CANBERRA, Australia — Legendary Vietnam War photographer, writer and counter-culture documentary Tim Page died Wednesday at his Australian home. He was 78 years old.
The British-born, self-taught photographer died of liver cancer with friends at his bedside at his rural home in Fernmount, New South Wales, friends reported on social media.
Ben Bohane, an Australian friend and fellow photojournalist, described Page as one of the world’s greatest war photographers and also a “true humanist.”
“He always said it was more important to be a decent person than a great photographer. So his humanism, through his photojournalism, really shone through,” Bohane told the Australian Broadcasting Corp on Thursday.
“One of his famous lines was, ‘the only good war photo is an anti-war photo,'” added Bohane.
Page was wounded four times as a war reporter covering the conflicts in Vietnam, Laos and Cambodia in the 1960s and 1970s.
He stood out for his flamboyant and extravagant personality, as well as his talent and dedication as a photographer. He inspired the drug-addicted photojournalist played by Dennis Hopper in the Francis Coppola-directed, Oscar-winning 1979 Vietnam War film “Apocalypse Now.”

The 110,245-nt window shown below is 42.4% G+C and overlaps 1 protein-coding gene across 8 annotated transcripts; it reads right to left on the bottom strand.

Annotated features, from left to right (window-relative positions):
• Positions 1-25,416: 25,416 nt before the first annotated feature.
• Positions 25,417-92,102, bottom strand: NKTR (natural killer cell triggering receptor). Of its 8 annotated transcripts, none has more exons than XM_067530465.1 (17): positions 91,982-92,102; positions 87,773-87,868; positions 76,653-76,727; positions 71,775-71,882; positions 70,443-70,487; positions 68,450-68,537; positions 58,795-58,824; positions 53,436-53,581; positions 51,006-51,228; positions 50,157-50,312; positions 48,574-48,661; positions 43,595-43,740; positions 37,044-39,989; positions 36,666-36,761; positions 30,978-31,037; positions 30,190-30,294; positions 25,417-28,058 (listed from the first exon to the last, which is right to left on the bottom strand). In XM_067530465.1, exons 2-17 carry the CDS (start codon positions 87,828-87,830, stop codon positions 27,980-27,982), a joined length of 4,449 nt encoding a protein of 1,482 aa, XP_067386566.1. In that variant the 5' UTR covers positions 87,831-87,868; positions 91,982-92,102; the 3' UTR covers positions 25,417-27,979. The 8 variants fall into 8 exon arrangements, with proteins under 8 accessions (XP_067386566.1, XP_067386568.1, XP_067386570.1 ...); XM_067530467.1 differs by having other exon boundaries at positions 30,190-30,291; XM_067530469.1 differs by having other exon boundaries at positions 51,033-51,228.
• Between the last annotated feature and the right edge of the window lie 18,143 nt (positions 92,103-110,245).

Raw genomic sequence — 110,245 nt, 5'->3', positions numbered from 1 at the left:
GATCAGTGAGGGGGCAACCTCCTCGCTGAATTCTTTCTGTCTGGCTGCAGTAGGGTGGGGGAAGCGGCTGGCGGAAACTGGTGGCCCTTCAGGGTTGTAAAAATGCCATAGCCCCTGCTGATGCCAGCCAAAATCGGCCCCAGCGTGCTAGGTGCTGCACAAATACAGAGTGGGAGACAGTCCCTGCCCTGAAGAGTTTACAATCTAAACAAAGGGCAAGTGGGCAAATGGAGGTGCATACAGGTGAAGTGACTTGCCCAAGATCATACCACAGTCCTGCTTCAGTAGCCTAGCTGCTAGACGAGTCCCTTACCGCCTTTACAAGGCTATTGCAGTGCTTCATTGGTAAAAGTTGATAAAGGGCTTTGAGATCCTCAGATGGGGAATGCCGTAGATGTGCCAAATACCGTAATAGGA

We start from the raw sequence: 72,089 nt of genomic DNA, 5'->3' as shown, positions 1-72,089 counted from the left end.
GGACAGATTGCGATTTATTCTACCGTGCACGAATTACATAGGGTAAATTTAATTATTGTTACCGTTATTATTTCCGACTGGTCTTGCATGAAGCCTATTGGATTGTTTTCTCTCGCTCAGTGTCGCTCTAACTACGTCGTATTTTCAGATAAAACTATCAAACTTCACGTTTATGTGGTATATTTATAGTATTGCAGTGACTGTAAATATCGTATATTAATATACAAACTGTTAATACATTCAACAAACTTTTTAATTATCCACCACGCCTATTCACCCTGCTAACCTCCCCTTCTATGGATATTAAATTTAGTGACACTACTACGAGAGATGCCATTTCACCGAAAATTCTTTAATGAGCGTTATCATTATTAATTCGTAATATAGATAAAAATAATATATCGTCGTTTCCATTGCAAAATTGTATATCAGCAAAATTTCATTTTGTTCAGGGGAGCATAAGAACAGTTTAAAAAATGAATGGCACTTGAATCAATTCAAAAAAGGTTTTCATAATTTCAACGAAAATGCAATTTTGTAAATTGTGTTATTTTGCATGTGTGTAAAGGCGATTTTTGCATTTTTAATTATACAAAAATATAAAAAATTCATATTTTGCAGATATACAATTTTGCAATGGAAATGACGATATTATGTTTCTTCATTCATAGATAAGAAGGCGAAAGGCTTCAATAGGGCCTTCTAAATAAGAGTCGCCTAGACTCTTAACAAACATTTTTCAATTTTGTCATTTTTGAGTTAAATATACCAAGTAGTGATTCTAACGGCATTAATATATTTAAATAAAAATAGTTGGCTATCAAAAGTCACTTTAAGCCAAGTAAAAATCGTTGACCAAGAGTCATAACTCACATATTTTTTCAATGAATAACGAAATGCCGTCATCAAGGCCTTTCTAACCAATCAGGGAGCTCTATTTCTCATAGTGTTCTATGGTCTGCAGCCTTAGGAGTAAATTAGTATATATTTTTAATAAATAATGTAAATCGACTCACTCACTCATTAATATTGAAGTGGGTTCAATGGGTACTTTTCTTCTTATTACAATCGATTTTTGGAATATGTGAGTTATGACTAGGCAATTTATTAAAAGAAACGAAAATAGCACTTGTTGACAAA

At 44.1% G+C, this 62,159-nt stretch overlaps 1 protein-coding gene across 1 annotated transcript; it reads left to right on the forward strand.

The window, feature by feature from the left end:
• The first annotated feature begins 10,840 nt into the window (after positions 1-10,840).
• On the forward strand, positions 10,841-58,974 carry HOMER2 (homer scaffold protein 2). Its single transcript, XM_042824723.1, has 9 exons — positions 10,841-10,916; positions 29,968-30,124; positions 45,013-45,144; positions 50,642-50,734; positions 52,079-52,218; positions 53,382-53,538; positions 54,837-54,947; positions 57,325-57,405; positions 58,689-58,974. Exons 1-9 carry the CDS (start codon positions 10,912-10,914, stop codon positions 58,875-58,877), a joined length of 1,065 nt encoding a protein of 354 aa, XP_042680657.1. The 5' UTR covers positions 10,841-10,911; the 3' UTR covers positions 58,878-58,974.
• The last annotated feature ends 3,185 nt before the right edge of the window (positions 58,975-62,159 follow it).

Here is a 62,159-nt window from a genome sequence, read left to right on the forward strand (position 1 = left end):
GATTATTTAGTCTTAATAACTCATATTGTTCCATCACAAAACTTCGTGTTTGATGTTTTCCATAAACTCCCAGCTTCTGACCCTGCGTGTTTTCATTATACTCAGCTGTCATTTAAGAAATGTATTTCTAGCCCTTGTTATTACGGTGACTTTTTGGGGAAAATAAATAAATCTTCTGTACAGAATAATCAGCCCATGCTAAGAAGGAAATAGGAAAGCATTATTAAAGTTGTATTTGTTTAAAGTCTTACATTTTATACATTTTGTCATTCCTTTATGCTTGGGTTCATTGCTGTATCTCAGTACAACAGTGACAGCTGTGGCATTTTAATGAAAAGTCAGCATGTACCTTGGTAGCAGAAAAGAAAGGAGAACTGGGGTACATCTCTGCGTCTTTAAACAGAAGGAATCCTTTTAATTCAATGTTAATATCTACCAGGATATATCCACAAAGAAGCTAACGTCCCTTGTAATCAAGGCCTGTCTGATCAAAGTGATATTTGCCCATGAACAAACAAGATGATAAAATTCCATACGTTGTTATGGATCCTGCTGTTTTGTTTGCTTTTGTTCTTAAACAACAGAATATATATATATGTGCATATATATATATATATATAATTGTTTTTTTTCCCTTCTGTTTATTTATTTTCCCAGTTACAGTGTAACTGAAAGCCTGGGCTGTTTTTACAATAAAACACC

Page has embraced and documented drug culture in Indochina and the United States since the 1960s.
Beginning in the late 1960s, he worked as a freelance photographer for music magazines such as Rolling Stone and Crawdaddy, sharing assignments with some of the most important writers of the time, such as Hunter S. Thompson. Page embraced his reputation as a “Gonzo photographer”.
He was arrested along with Jim Morrison when Doors frontman was famously dragged off a stage in New Haven, Connecticut by police in 1967. Morrison was arrested for inciting riots, indecency and public obscenity. Page was arrested while interfering with the police. Both spent the night in police cells before the charges were dropped.
In addition to the wars in Indochina, Page also covered conflicts in Afghanistan, the Solomon Islands, Israel, Bosnia and East Timor.
Page wrote a dozen books about his war experiences and music.
He was born in Tunbridge Wells in England on 25 May 1944. He was raised by foster care after his father, a merchant seaman, was killed in a submarine attack in the North Atlantic.
He left Britain in 1962 and traveled through Europe, the Middle East and then Asia where he began photographing a civil war in Laos.
He created iconic images of the Vietnam War while working for news organizations such as the AP, UPI, Time-Life and Paris Match.
He moved to Australia in 2002 to be with his longtime Australian partner Marianne Harris and became an adjunct professor of photojournalism at Griffith University in Brisbane, Queensland.
He is survived by Harris and Kit Clifford, his son from a previous relationship with Clare Clifford.
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